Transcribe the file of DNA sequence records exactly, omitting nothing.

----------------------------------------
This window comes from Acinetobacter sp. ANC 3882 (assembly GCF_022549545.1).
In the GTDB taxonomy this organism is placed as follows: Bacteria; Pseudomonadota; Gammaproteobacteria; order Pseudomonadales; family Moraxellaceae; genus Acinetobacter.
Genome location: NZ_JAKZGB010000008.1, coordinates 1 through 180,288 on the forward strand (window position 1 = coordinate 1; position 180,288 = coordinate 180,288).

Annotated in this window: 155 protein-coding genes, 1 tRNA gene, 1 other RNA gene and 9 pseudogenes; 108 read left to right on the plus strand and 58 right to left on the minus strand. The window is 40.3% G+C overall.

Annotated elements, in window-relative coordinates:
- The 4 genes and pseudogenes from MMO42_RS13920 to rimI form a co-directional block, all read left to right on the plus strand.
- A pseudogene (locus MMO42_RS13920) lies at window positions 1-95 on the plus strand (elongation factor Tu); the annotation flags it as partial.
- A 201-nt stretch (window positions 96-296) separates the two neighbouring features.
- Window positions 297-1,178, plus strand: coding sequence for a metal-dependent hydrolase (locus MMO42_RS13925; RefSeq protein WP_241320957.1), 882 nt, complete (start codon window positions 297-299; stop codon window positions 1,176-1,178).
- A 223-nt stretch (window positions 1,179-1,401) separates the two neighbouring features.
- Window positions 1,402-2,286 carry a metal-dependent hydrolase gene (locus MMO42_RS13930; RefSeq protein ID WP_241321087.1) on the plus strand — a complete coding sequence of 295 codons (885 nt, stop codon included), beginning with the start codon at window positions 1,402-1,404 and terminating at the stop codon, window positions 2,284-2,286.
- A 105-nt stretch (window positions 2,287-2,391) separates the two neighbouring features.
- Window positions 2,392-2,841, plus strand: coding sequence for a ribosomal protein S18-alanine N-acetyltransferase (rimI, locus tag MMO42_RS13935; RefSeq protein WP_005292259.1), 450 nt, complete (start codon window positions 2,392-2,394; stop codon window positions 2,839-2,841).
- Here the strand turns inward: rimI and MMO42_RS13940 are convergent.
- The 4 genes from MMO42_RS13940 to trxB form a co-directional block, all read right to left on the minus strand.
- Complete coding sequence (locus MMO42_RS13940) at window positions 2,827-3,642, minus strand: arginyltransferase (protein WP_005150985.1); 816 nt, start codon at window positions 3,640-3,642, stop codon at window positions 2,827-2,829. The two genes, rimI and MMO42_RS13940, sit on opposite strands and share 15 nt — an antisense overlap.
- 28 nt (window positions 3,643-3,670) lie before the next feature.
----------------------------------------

This window comes from Acinetobacter sp. ANC 3882 (assembly GCF_022549545.1).
In the GTDB taxonomy this organism is placed as follows: Bacteria; Pseudomonadota; Gammaproteobacteria; order Pseudomonadales; family Moraxellaceae; genus Acinetobacter.
Genome location: NZ_JAKZGB010000008.1, coordinates 1 through 180,288 on the forward strand (window position 1 = coordinate 1; position 180,288 = coordinate 180,288).

Annotated in this window: 155 protein-coding genes, 1 tRNA gene, 1 other RNA gene and 9 pseudogenes; 108 read left to right on the plus strand and 58 right to left on the minus strand. The window is 40.3% G+C overall.

Annotated elements, in window-relative coordinates:
- The 4 genes and pseudogenes from MMO42_RS13920 to rimI form a co-directional block, all read left to right on the plus strand.
- A pseudogene (locus MMO42_RS13920) lies at window positions 1-95 on the plus strand (elongation factor Tu); the annotation flags it as partial.
- A 201-nt stretch (window positions 96-296) separates the two neighbouring features.
- Window positions 297-1,178, plus strand: coding sequence for a metal-dependent hydrolase (locus MMO42_RS13925; RefSeq protein WP_241320957.1), 882 nt, complete (start codon window positions 297-299; stop codon window positions 1,176-1,178).
- A 223-nt stretch (window positions 1,179-1,401) separates the two neighbouring features.
- Window positions 1,402-2,286 carry a metal-dependent hydrolase gene (locus MMO42_RS13930; RefSeq protein ID WP_241321087.1) on the plus strand — a complete coding sequence of 295 codons (885 nt, stop codon included), beginning with the start codon at window positions 1,402-1,404 and terminating at the stop codon, window positions 2,284-2,286.
- A 105-nt stretch (window positions 2,287-2,391) separates the two neighbouring features.
- Window positions 2,392-2,841, plus strand: coding sequence for a ribosomal protein S18-alanine N-acetyltransferase (rimI, locus tag MMO42_RS13935; RefSeq protein WP_005292259.1), 450 nt, complete (start codon window positions 2,392-2,394; stop codon window positions 2,839-2,841).
- Here the strand turns inward: rimI and MMO42_RS13940 are convergent.
- The 4 genes from MMO42_RS13940 to trxB form a co-directional block, all read right to left on the minus strand.
- Complete coding sequence (locus MMO42_RS13940) at window positions 2,827-3,642, minus strand: arginyltransferase (protein WP_005150985.1); 816 nt, start codon at window positions 3,640-3,642, stop codon at window positions 2,827-2,829. The two genes, rimI and MMO42_RS13940, sit on opposite strands and share 15 nt — an antisense overlap.
- 28 nt (window positions 3,643-3,670) lie before the next feature.